Running DNA Gels

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Creating 1X TAE

If there is no 1X TAE, we can make it from the 50X TAE that can be found on the chemical shelf. We make this in 2L bottles: 40ml 50X TAE with 1960ml Milliq water (measured using a graduated cylinder). Put into the 2L bottle, screw the cap on, and mix well by shaking the bottle.


Agarose gels

We generally use 0.5% - 2.0% agarose gels; see the image below for more information on which percentage to chose. The agarose is found on the chemical shelf; it is different than the agar used to make plates (it is a more refined version of the same product). We use 150ml 1x TAE for the larger gels or 100ml 1x TAE for a smaller gel. Weigh out the correct amount of agarose (so, 1g in 100ml for a 1% gel) and put in one of the smaller erlenmeyer flasks. Then add the correct amount to TAE and heat in the microwave. Our microwave is powerful — put it on power-level 6 for approximately 2 minutes, but watch it during this time. Do not allow it to boil for more than 3 seconds, as there is then a chance of it overflowing and creating a mess in the microwave. After it boils, use the orange autoclave gloves to take the flask out and gently swish it around. Is the agarose 100% clear and 100% melted? If there are bubbles, are they actively moving up? If not, it needs to be boiled for another 3-5 seconds until all of the agarose is melted.


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The gels are cast in the same boxes as we run the gels in; put the tray in perpendicular to how they are run, to create a seal on the open edges of the tray. Then, add the combs to the gel (before the agarose is added). In most cases, it is perfectly OK to use two rows of combs in the gel, especially if you are expecting exactly one band of a predictable size.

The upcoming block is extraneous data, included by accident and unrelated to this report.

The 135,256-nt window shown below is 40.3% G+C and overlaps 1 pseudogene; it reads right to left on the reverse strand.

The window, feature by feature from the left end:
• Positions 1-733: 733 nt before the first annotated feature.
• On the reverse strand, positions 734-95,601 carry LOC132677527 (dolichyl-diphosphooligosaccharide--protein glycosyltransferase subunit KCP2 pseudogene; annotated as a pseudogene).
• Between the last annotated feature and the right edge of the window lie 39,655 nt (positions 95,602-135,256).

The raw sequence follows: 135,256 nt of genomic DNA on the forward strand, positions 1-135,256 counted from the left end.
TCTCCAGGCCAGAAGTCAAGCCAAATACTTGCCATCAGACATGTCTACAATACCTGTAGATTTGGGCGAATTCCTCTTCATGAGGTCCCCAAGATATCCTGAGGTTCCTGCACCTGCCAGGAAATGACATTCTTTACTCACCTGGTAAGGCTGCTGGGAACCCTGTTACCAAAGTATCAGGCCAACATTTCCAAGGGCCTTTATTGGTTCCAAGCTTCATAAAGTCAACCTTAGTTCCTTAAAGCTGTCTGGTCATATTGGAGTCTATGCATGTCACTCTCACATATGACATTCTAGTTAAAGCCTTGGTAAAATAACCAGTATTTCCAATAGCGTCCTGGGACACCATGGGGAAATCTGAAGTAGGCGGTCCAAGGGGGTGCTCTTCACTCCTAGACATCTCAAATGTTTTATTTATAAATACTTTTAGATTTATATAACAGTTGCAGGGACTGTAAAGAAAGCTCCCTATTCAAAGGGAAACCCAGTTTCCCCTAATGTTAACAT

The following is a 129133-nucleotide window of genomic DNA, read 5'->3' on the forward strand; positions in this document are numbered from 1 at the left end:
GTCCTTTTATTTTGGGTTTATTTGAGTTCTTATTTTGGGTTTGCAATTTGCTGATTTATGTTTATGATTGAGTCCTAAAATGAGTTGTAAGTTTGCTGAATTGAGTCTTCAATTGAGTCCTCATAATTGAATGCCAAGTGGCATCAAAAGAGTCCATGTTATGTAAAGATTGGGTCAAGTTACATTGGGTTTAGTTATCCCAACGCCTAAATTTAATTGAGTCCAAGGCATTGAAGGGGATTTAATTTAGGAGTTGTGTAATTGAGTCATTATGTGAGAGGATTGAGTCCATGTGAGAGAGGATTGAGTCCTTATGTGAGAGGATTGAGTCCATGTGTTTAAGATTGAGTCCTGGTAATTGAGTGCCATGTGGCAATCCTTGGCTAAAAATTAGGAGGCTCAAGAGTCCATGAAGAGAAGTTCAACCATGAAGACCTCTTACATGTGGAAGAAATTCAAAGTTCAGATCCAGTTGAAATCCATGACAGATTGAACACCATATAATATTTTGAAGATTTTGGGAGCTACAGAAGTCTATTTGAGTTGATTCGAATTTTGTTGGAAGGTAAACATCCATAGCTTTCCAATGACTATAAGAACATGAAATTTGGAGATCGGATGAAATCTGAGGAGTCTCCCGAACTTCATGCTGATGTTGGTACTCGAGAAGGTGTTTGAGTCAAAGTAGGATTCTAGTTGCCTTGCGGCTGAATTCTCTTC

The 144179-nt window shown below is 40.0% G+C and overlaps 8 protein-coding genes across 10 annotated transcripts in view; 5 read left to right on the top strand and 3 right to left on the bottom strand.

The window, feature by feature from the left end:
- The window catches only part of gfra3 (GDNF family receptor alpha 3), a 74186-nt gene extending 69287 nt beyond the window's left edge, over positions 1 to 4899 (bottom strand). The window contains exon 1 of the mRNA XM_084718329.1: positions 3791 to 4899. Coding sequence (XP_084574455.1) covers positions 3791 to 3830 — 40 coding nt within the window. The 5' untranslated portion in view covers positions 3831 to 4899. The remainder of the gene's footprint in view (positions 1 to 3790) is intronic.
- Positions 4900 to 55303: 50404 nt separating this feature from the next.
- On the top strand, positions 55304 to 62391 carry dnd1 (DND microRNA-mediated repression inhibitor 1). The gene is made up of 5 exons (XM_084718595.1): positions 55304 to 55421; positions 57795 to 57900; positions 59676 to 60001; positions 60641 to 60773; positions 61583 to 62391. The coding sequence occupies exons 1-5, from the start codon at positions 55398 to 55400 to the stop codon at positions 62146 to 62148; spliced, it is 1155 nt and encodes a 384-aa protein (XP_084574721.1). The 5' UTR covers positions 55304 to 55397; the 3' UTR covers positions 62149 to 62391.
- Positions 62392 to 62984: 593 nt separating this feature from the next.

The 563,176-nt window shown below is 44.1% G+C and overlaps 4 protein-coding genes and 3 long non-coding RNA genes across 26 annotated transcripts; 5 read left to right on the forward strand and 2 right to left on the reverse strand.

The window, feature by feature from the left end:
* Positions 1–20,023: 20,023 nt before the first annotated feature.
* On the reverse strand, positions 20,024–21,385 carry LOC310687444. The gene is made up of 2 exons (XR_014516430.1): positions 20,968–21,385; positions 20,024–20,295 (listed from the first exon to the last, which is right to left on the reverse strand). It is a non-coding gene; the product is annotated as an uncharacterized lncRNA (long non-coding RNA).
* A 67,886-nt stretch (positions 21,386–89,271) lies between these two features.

We need to wait for the agarose to cool down before casting the gel. Either leave the flask to cool (and occasionally swish it to mix the agarose) or **carefully** use a orange autoclave glove and stream tap water over the flask to cool it. Watch out — if the orange gloves become wet, they will conduct heat! Also, if the agarose cools down too much (if it becomes less than 100% clear, or has bubbles that are not actively rising), then the agarose needs to be re-melted in the microwave. Allow the flask to sit for 5-10 seconds, then test the temperature by touching it without the orange gloves. If it feels very warm, but not burning, then it is ready (~60 degrees).


Add 1ul Ethidium bromide (from the brown bottle in the refrigerator) per 100ml. Swirl the agarose to mix, but try to prevent bubbles from forming. Immediately carefully pour the agarose into the gel cast. Use a pipet tip to either pop any bubbles on the gel (possibly using a pipet to vacuum up bubbles) or move them to the side of the gel. Wait 10 minutes for the gel to cool; by tapping the gel tray, none of the agarose should shake.

Loading the gel

Running the gel

The higher the voltage, the faster the gel will run; but, the bands will be blurrier. We run gels between 40V (for publication images) to 80V-100V (for day-to-day gels). Be sure to watch the loading gel and not run your DNA off of the gel!